This bank holiday weekend in Newbury the latest in the I-series of LAN parties run by Multiplay UK took place, at Newbury Racecourse, a venue not known extensively for its gaming background (although I suppose that depends on your opinion of equestrian pursuits). Gamers from all over the country converged upon the setting looking to meet up with net buddies, play some games and get some skillz.
It was quite a sight.
When I arrived with my Eat Electric Death associates on Saturday morning the place was already abuzz with the sounds of carnage, suppressed to an extent by headphones, but not enough to dampen the yelps and hurled abuse.
Row upon row of wooden tables with nice comfy padded chairs covered the first two floors of the building, with several large rooms (with full access to the bar and eateries) each holding their own segregated "gaming area". The games of choice included Quake 3 Arena, Unreal Tournament, and an obscenely large Counter-Strike contingent. Strategy titles like Starcraft, Total Annihilation and even Homeworld were also getting a work-out, and I even spotted a few flight sim players tucked away at the end of our row.
Pre-planning on the part of the Multiplay staff meant that everyone was issued with a sticker to place on their PC base unit, and a security badge to help staff make sure your presence was valid. On the way out we were all asked to prove we owned the kit we were carrying by two beefy lads blocking the exits, and as such nothing was stolen during the whole event to our knowledge.
Not only that, but the pre-planning stretched so far as to completely laying out the seating area in advance of the event, which meant that we arrived knowing precisely where we were to be seated, and those who weren't sure only needed to grab the nearest staff member and quote their seating assignment to get shown the way.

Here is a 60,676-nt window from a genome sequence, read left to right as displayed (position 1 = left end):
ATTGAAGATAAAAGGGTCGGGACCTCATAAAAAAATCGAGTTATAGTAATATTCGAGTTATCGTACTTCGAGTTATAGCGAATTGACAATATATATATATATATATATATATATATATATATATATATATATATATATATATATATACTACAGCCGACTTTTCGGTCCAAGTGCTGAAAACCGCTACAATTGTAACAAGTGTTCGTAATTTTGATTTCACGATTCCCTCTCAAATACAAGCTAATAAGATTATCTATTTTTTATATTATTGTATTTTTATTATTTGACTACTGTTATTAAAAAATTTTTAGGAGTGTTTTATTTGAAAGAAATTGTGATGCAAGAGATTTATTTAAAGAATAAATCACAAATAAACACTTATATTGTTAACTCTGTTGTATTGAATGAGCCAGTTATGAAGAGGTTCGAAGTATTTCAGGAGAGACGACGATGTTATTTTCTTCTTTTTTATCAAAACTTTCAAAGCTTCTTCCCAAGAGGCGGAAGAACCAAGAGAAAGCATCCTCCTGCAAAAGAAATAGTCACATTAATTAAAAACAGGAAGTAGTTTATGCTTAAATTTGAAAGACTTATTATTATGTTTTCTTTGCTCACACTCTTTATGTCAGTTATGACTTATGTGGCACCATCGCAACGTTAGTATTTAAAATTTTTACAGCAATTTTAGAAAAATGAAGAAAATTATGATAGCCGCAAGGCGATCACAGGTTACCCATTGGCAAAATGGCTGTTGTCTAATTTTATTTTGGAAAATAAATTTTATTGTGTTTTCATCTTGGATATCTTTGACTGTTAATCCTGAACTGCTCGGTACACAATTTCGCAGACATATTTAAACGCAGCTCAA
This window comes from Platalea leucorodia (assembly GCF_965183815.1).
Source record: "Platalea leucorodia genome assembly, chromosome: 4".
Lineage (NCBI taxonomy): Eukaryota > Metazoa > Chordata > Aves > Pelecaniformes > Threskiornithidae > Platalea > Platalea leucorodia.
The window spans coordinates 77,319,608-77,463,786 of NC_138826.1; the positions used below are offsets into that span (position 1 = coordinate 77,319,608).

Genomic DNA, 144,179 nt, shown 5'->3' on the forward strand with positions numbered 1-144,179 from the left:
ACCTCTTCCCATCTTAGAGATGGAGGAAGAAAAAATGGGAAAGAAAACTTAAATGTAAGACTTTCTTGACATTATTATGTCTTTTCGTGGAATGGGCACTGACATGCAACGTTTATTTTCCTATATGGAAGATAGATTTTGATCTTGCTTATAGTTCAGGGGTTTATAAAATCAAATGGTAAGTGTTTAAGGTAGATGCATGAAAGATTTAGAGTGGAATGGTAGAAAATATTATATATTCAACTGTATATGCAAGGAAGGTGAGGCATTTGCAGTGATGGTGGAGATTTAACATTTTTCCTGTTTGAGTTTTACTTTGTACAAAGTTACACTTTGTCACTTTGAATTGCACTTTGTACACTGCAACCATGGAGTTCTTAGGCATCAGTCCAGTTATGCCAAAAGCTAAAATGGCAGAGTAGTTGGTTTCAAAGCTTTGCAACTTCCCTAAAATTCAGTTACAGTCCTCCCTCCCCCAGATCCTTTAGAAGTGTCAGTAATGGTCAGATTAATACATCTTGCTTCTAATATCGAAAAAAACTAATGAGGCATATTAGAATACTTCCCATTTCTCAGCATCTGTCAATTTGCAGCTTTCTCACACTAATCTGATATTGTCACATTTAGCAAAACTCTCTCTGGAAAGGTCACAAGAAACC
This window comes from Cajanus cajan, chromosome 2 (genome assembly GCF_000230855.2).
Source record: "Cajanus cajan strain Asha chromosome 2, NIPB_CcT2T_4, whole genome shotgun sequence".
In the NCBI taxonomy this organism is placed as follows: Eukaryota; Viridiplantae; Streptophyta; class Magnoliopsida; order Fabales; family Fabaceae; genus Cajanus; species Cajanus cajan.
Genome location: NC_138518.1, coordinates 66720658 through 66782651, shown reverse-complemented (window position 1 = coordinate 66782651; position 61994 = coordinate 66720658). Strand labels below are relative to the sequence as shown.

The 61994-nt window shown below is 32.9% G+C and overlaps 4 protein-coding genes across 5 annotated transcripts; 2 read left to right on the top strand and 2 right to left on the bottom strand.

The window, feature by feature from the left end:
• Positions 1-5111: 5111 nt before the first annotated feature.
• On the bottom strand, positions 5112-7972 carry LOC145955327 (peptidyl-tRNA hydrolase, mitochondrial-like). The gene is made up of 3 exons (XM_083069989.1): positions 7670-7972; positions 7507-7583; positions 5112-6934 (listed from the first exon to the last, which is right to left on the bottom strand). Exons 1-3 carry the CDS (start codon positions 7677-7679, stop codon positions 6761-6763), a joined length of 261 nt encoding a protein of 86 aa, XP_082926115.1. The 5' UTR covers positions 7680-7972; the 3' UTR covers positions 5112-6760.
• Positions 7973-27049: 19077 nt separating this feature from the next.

When I discovered where I was sitting it was a quick thirty-minute exercise in building my PC out of the parts I had brought with me (and some kindly donated by clanmates).
The Athlon 750 / GeForce DDR system was up and running quite swiftly with a nice spangly 17" flatscreen monitor courtesy of IBM, which were on hire for people who booked prior to the event. In fact, some gamers were allowed to rent entire IBM systems for the weekend, perfectly specced out to deal with even the most demanding gamer.
Once I had set myself up I hopped on some servers to check the connection, and glancing at my ping decided that 5-10 milliseconds suited me perfectly. In some games things got a little hairy, but usually slight alterations to the config were enough to sort things out.
Throughout the entire event we experienced no loss of power, no network outages, and the only technical problems which I noticed were self-induced. On the whole it was a very efficient LAN party, and you could see how these people were professionals.
After a few hours of carnage I decided it was time to get some food. The internal website for i5 was duly loaded up and the Refreshments page hit.
With plenty of shops and eateries nearby (including a two for one Domino's pizza offer) I was spoilt for choice, but I decided to sample the delights of the bar food on offer at the end of the room. The staple meal seemed to be Burger and Chips, and although adequate it wasn't exactly the Ritz. Nonetheless, it hit the spot, and the bar refreshments (provided by some lovely young ladies) were very thirst-quenching, if a little on the expensive side.
It was only around 8pm, so I settled back into my chair and played on, with lots of Rocket Arena 3 and Counter-Strike gaming taking place. The taunts and shouts of gamers from one side of the room to the other were very audible and somewhat unprintable, but the mood was good and spirits high, despite the mind-bending PA system announcing pizza deliveries every five seconds. Throughout the event the PA system was the only thing that really annoyed me - leading to an unexplained bleat of "will you please die!" at about midnight on Sunday evening as I lay down to rest. Cabin fever.
On the whole sleeping arrangements were spontaneous and uncomfortable, but my little space under the desk was snug and perfectly suited, and the carpeted nature of the floor made it comfortable enough. For others there was the seclusion and silence of the upper balconies, the back seats of cars (oo-er), and local B&Bs that no doubt saw startling business.
We awoke to discover that Beta 7 of Counter-Strike had been released and downloaded while we slumbered, and we all quickly upgraded to check out the new additions.
However in our haste we failed to remember that the i5 staff intended to use the previous release for all tournaments throughout the weekend, which meant the hair-tearing practice of finding a previous version and sorting it all out again. Nonetheless, we had a fair few goes on the new version, with more servers running Beta 7 than not by the end of the event.